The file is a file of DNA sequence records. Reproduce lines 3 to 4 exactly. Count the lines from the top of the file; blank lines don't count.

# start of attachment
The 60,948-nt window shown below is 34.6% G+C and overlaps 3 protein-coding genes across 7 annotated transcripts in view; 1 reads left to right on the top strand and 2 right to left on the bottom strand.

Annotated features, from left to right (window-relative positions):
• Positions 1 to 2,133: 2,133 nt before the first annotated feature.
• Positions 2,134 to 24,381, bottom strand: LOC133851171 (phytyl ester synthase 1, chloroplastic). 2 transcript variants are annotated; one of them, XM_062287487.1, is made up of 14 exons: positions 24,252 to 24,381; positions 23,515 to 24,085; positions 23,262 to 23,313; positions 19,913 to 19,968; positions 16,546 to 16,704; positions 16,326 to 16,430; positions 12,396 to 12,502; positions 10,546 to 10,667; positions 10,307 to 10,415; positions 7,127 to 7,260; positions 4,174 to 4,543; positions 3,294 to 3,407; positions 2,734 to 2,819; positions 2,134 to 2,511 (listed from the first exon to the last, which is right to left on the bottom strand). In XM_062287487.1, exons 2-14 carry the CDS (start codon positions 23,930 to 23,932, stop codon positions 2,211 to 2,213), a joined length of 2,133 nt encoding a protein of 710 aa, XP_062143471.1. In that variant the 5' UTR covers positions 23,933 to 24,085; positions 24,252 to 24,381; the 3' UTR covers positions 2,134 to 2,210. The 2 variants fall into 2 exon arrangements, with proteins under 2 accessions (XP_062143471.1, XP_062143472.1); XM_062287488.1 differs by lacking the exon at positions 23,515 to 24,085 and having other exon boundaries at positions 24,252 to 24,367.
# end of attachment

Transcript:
• Positions 1 to 2,133: 2,133 nt before the first annotated feature.
• Positions 2,134 to 24,381, bottom strand: LOC133851171 (phytyl ester synthase 1, chloroplastic). 2 transcript variants are annotated; one of them, XM_062287487.1, is made up of 14 exons: positions 24,252 to 24,381; positions 23,515 to 24,085; positions 23,262 to 23,313; positions 19,913 to 19,968; positions 16,546 to 16,704; positions 16,326 to 16,430; positions 12,396 to 12,502; positions 10,546 to 10,667; positions 10,307 to 10,415; positions 7,127 to 7,260; positions 4,174 to 4,543; positions 3,294 to 3,407; positions 2,734 to 2,819; positions 2,134 to 2,511 (listed from the first exon to the last, which is right to left on the bottom strand). In XM_062287487.1, exons 2-14 carry the CDS (start codon positions 23,930 to 23,932, stop codon positions 2,211 to 2,213), a joined length of 2,133 nt encoding a protein of 710 aa, XP_062143471.1. In that variant the 5' UTR covers positions 23,933 to 24,085; positions 24,252 to 24,381; the 3' UTR covers positions 2,134 to 2,210. The 2 variants fall into 2 exon arrangements, with proteins under 2 accessions (XP_062143471.1, XP_062143472.1); XM_062287488.1 differs by lacking the exon at positions 23,515 to 24,085 and having other exon boundaries at positions 24,252 to 24,367.